enum MaritalStatus { Single = 'SINGLE', Married = 'MARRIED', Separated = 'SEPARATED', Divorced = 'DIVORCED', Widowed = 'WIDOWED' }; // Assign a string to a string enum type let eligibility: MaritalStatus; eligibility = 'SEPARATED'; // Error: Type '"SEPARATED"' is not assignable to type 'MaritalStatus'. eligibility = MaritalStatus.Separated; // No error

TypeScript Object Type

A JavaScript object literal consists of property-value pairs. To type-annotate an object literal, use the TypeScript object type and specify what properties must be provided and their accompanying value types.

// Define an object type for car let car: {make: string, model: string, year: number}; car = {make: 'Toyota', model: 'Camry', year: 2020}; // No error car = {make: 'Nissan', mode: 'Sentra', year: 2019}; /* Error: Type '{make: string; mode: string; year: number;}' is not assignable to type '{make: string; model: string; year: number;}'. Object literal may only specify known properties, but 'mode' does not exist in type '{make: string; model: string; year: number;}'. Did you mean to write 'model'? */ car = {make: 'Chevrolet', model: 'Monte Carlo', year: '1995'}; // Error: Type 'string' is not assignable to type 'number'.

TypeScript Type Alias

Instead of redeclaring the same complex object type everywhere it is used, TypeScript provides a simple way to reuse this object type. By creating an alias with the type keyword, you can assign a data type to it. To create a type alias, follow this syntax:
type MyString = string;

// This is a type alias type Student = { name: string, age: number, courses: string[] }; let boris: Student = {name: 'Boris', age: 35, courses: ['JavaScript', 'TypeScript']};

TypeScript Multiple Alias References

You can create multiple type aliases that define the same data type, and use the aliases as assignments to variables.

// This is also a type alias with the same type as Student type Employee = { name: string, age: number, courses: string[] } let studentBoris: Student = {name: 'Boris', age: 35, courses: ['JavaScript', 'TypeScript']}; let employeeBoris: Employee = studentBoris; // No error console.log(studentBoris === employeeBoris); // Prints true

TypeScript Function Type Alias

In JavaScript, a function can be assigned to a variable. In TypeScript, a function type alias can be used to annotate a variable. Declare a function type alias following this syntax:

type NumberArrayToNumber = (numberArray: number[]) => number

// This is a function type alias type NumberArrayToNumber = (numberArray: number[]) => number; // This function uses a function type alias let sumAll: NumberArrayToNumber = function(numbers: number[]) { let sum = 0; for (let i=0; i < numbers.length; i++) { sum += numbers[i]; } return sum; } // This function also uses the same function type alias let computeAverage: NumberArrayToNumber = function(numbers: number[]) { return sumAll(numbers)/numbers.length; }; console.log(computeAverage([5, 10, 15])); // Prints 10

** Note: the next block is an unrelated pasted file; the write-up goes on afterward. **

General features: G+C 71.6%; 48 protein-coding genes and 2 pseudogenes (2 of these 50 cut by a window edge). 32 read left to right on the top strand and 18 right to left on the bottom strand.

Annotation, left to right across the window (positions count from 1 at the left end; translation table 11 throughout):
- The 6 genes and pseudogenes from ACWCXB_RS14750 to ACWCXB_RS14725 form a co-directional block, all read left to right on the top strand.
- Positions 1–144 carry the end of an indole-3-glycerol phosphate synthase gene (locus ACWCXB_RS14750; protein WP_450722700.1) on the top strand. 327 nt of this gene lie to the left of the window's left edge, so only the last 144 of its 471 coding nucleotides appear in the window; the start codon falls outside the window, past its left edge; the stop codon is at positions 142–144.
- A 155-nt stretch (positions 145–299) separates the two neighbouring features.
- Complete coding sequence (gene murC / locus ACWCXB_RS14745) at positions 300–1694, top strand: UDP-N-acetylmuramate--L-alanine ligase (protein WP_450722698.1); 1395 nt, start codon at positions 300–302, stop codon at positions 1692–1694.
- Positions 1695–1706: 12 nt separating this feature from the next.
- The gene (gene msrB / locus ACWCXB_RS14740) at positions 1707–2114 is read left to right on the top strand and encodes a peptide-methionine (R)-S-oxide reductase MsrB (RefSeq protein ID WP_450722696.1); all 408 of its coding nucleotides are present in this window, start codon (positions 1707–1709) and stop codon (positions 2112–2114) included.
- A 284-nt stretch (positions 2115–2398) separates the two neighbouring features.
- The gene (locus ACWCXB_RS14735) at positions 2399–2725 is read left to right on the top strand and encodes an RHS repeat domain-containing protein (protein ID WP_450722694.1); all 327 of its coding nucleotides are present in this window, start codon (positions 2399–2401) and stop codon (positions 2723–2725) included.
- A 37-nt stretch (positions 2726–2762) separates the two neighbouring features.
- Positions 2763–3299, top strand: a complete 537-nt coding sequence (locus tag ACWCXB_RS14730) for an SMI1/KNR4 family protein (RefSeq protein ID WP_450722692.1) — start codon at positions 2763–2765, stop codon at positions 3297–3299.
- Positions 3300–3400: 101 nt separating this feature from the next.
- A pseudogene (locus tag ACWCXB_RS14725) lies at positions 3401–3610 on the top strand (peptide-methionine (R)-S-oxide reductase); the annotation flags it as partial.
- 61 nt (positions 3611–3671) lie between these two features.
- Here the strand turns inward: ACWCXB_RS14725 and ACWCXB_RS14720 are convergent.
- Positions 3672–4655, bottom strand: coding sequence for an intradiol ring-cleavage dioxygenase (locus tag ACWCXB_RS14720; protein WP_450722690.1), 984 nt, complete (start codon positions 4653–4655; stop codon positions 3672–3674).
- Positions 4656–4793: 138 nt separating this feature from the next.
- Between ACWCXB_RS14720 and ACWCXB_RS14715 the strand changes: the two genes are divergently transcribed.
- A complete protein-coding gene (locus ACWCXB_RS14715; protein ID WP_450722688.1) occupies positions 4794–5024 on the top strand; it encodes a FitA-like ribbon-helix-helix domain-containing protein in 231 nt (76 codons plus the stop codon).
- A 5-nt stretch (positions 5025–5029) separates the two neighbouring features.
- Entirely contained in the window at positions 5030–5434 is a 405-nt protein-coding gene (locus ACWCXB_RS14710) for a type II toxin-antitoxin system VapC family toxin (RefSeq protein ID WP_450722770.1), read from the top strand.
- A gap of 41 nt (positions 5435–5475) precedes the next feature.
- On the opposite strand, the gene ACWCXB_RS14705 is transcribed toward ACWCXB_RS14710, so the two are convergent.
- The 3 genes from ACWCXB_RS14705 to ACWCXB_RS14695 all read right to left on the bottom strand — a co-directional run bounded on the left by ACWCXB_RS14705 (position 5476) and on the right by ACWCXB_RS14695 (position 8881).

TypeScript Generic Type Alias

In addition to the generic Array type, Array<T>, custom user-defined generic types are also supported by TypeScript. To define a generic type alias, use the type keyword followed by the alias name and angle brackets <...> containing a symbol for the generic type and assign it a custom definition. The symbol can be any alphanumeric character or string.

// This is a generic type alias type Collection<G> = { name: string, quantity: number, content: G[] }; let bookCollection: Collection<string> = { name: 'Nursery Books', quantity: 3, content: ['Goodnight Moon', 'Humpty Dumpty', 'Green Eggs & Ham'] }; let primeNumberCollection: Collection<number> = { name: 'First 5 Prime Numbers', quantity: 5, content: [2, 3, 5, 7, 11] };

TypeScript Generic Function Type Alias

With the TypeScript generic function type alias, a function can take parameters of generic types and return a generic type. To turn a function into a generic function type alias, add angle brackets, <...> containing a generic type symbol after the function name, and use the symbol to annotate the parameter type and return type where applicable.

// This is a generic function type alias function findMiddleMember<M>(members: M[]): M { return members[Math.floor(members.length/2)]; } // Call function for an array of strings console.log(findMiddleMember<string>(['I', 'am', 'very', 'happy'])); // Prints "very" // Call function for an array of numbers console.log(findMiddleMember<number>([210, 369, 102])); // Prints 369